The Popovich Comedy Pet Theater hasn’t changed a lot in seven years, and doesn’t really need to.
Except maybe, the advertising. It could be more relevant. The family circus could hitch its star to a lot of things that have come along since it started playing afternoons at the V Theater at the Miracle Mile Shops in Planet Hollywood Resort.
Ever seen “Too Cute,” the Animal Planet show devoted to puppies and kittens making you say “Awww”? You are sure to say it over and over again here, whether it’s a dog riding a skateboard or dogs and cats boarding a little choo-choo train that circles the stage puffing steam.
Or what about those Disney “Buddies” movies, the ones with the cute doggies in little costumes speaking with human voices via computer-animated mouths?
The opening eight minutes of Popovich’s show are as front-loaded as any show on the Strip. Recorded voices give life to the dogs’ thoughts as a quiet morning in front of a building facade — “Where’s my paper?” a dog says as he opens a mailbox to retrieve one — erupts into chaos with a fire and dogs-to-the-rescue mission.
Take that, “Super Buddies.” Popovich dogs in little fire helmets don’t need no stinkin’ CGI to climb ladders, jump from windows or have three dogs hold a rescue tarp in their mouths so a cat can jump right into the middle of it.
And yes, Animal Planet’s “Puppy Bowl” did debut a year before Popovich settled into the V Theater in 2006. But we don’t need to nitpick as long as we get to see dogs play ball by chasing balloons on a miniature field, popping them to score.
Gregory Popovich is a Russian Circus-trained juggler who performed at Circus-Circus from 1991 through 2001, building up his animal entourage from one dog and one cat by recruiting at rescue shelters.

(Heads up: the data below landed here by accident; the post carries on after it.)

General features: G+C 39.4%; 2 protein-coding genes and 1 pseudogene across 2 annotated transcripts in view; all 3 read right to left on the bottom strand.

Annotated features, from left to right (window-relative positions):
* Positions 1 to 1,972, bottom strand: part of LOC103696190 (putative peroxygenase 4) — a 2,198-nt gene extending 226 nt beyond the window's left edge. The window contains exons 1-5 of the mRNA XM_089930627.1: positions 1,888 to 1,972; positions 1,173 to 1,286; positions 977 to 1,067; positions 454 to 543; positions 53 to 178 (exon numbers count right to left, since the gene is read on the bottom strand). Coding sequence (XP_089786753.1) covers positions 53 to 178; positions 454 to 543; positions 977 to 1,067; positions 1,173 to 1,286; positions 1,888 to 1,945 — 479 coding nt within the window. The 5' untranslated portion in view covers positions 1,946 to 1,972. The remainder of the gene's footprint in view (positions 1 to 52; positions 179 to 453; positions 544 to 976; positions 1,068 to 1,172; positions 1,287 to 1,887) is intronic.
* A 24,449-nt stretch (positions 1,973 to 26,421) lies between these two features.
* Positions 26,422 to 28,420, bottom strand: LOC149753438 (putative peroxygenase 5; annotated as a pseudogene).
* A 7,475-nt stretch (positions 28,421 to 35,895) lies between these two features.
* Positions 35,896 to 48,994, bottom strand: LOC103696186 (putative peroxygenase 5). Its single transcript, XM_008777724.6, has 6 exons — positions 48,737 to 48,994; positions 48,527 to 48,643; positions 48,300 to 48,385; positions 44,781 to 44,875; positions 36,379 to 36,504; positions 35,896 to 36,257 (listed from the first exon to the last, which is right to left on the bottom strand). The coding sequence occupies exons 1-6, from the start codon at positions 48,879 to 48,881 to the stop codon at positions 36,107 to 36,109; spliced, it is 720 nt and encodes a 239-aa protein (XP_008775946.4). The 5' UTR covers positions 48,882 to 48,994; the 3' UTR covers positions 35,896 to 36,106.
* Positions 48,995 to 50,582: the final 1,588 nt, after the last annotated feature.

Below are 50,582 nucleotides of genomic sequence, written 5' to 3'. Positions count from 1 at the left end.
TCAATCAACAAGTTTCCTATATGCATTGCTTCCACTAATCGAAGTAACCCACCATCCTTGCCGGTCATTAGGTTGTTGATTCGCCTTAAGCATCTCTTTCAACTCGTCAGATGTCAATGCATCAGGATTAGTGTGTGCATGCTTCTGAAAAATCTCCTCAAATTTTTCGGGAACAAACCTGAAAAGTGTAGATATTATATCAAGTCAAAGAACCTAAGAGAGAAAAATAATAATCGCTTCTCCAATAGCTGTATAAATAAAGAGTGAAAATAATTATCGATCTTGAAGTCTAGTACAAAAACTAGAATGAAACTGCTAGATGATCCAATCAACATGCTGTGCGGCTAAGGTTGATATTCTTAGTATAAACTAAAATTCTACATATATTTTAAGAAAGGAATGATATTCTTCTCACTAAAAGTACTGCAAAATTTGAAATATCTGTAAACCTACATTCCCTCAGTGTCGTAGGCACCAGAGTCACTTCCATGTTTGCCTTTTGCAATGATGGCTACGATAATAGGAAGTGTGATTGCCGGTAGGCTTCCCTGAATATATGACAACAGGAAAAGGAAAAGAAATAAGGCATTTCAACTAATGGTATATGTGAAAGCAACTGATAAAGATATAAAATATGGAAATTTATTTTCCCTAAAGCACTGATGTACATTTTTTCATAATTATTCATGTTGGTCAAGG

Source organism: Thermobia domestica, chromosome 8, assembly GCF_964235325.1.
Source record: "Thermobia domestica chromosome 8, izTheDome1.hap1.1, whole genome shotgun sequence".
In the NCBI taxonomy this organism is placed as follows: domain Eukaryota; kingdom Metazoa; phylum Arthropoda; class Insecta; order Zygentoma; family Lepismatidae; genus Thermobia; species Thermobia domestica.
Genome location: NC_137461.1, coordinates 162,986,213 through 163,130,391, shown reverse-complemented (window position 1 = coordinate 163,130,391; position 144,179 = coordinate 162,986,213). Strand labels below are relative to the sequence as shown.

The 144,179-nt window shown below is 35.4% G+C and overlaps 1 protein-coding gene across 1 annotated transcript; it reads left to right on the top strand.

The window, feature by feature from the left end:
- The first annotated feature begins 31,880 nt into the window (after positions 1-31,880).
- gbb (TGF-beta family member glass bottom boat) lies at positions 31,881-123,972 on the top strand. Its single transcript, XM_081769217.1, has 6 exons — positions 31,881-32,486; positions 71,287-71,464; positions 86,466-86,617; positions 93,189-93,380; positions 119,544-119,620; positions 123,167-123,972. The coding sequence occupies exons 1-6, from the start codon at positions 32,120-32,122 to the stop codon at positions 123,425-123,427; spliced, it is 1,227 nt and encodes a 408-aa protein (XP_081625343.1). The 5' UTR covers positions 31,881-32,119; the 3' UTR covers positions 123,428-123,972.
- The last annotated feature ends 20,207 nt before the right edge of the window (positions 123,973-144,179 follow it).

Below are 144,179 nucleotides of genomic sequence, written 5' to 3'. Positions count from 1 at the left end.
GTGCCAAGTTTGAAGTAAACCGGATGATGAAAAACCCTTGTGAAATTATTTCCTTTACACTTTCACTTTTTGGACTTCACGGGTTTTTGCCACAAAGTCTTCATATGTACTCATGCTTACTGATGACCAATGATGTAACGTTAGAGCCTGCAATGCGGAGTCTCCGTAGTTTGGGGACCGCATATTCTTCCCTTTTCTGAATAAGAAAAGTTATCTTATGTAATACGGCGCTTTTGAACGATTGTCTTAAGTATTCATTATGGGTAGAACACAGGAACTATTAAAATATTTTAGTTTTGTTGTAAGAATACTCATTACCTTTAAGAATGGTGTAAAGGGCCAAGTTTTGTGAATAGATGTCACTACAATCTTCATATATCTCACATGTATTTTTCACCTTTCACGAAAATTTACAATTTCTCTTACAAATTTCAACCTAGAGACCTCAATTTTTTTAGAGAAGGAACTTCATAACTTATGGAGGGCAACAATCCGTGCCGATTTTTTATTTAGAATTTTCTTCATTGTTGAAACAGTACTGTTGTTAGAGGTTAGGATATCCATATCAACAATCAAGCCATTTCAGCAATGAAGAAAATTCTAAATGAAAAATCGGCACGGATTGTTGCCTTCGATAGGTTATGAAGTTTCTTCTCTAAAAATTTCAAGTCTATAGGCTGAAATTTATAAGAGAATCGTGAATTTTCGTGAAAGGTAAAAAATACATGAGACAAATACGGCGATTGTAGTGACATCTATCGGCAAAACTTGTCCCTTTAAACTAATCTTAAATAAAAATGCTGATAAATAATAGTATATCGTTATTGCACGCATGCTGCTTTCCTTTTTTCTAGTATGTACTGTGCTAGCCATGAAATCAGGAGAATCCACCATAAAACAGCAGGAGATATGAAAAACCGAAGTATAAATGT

He and his critters have been on most of the late-night talk shows, and competed on “America’s Got Talent” in 2007 — the year Terry Fator won — only to see another trained animal act, the Olate Dogs, win the whole thing in 2012.
But the family act — his wife, Izolda, and daughter Anastasia are among the quintet of humans — just keeps on doing its low-profile thing for a solid part of each year at the V (touring the rest of the time).
The show has become a little slicker over the years, and makes good use of the V Theater’s video wall backdrop; there’s even an animated cartoon segment for one transition.
But it’s still in many ways the anti-Cirque du Soleil, with an old-school European vibe in its frantic music and costumes with top hats and epaulettes.
Popovich himself remains an impressive juggler, balancing on a stack of cylinders and catching plates thrown at him from three directions. And in the middle of this noisy show comes a quiet, Chaplin-esque moment as he plays a dejected tramp sharing food with a canine co-star.
But if the old-fashionedness of it isn’t endearing to Cirque-conditioned audiences, all is forgiven by the grand finale featuring 14 cats. One jumps through a hoop, then another jumps through a hoop covered with paper.
It’s a show where the humans know the old show-biz adage about not trying to upstage dogs, and they don’t even try. You can juggle until the cows come home, but the cat riding the dog that walks on its hind legs is going to get more applause.
Contact reporter Mike Weatherford at firstname.lastname@example.org or 702-383-0288.